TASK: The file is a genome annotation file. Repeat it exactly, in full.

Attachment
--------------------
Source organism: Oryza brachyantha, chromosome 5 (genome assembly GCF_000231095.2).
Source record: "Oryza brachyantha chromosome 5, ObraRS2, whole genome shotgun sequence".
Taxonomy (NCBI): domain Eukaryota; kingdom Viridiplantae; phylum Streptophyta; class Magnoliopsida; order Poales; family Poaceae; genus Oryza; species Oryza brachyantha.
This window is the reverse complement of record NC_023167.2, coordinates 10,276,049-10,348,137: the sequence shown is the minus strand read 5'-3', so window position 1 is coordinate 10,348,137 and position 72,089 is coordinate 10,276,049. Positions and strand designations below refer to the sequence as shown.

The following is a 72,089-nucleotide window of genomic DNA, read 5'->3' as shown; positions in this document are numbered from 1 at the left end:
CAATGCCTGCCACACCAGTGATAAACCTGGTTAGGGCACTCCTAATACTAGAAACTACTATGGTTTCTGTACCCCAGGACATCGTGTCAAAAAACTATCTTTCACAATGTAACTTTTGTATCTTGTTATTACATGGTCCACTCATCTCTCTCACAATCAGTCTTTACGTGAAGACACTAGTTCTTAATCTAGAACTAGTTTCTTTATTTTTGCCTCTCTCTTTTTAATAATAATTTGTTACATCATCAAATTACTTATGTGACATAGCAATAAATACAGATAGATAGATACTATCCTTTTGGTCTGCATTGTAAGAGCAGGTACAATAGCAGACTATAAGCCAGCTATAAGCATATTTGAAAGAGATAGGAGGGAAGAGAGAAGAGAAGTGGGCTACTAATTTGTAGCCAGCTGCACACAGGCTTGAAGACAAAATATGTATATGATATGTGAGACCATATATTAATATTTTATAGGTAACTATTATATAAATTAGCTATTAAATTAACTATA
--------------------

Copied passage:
Source organism: Oryza brachyantha, chromosome 5 (genome assembly GCF_000231095.2).
Source record: "Oryza brachyantha chromosome 5, ObraRS2, whole genome shotgun sequence".
Taxonomy (NCBI): domain Eukaryota; kingdom Viridiplantae; phylum Streptophyta; class Magnoliopsida; order Poales; family Poaceae; genus Oryza; species Oryza brachyantha.
This window is the reverse complement of record NC_023167.2, coordinates 10,276,049-10,348,137: the sequence shown is the minus strand read 5'-3', so window position 1 is coordinate 10,348,137 and position 72,089 is coordinate 10,276,049. Positions and strand designations below refer to the sequence as shown.

The following is a 72,089-nucleotide window of genomic DNA, read 5'->3' as shown; positions in this document are numbered from 1 at the left end:
CAATGCCTGCCACACCAGTGATAAACCTGGTTAGGGCACTCCTAATACTAGAAACTACTATGGTTTCTGTACCCCAGGACATCGTGTCAAAAAACTATCTTTCACAATGTAACTTTTGTATCTTGTTATTACATGGTCCACTCATCTCTCTCACAATCAGTCTTTACGTGAAGACACTAGTTCTTAATCTAGAACTAGTTTCTTTATTTTTGCCTCTCTCTTTTTAATAATAATTTGTTACATCATCAAATTACTTATGTGACATAGCAATAAATACAGATAGATAGATACTATCCTTTTGGTCTGCATTGTAAGAGCAGGTACAATAGCAGACTATAAGCCAGCTATAAGCATATTTGAAAGAGATAGGAGGGAAGAGAGAAGAGAAGTGGGCTACTAATTTGTAGCCAGCTGCACACAGGCTTGAAGACAAAATATGTATATGATATGTGAGACCATATATTAATATTTTATAGGTAACTATTATATAAATTAGCTATTAAATTAACTATA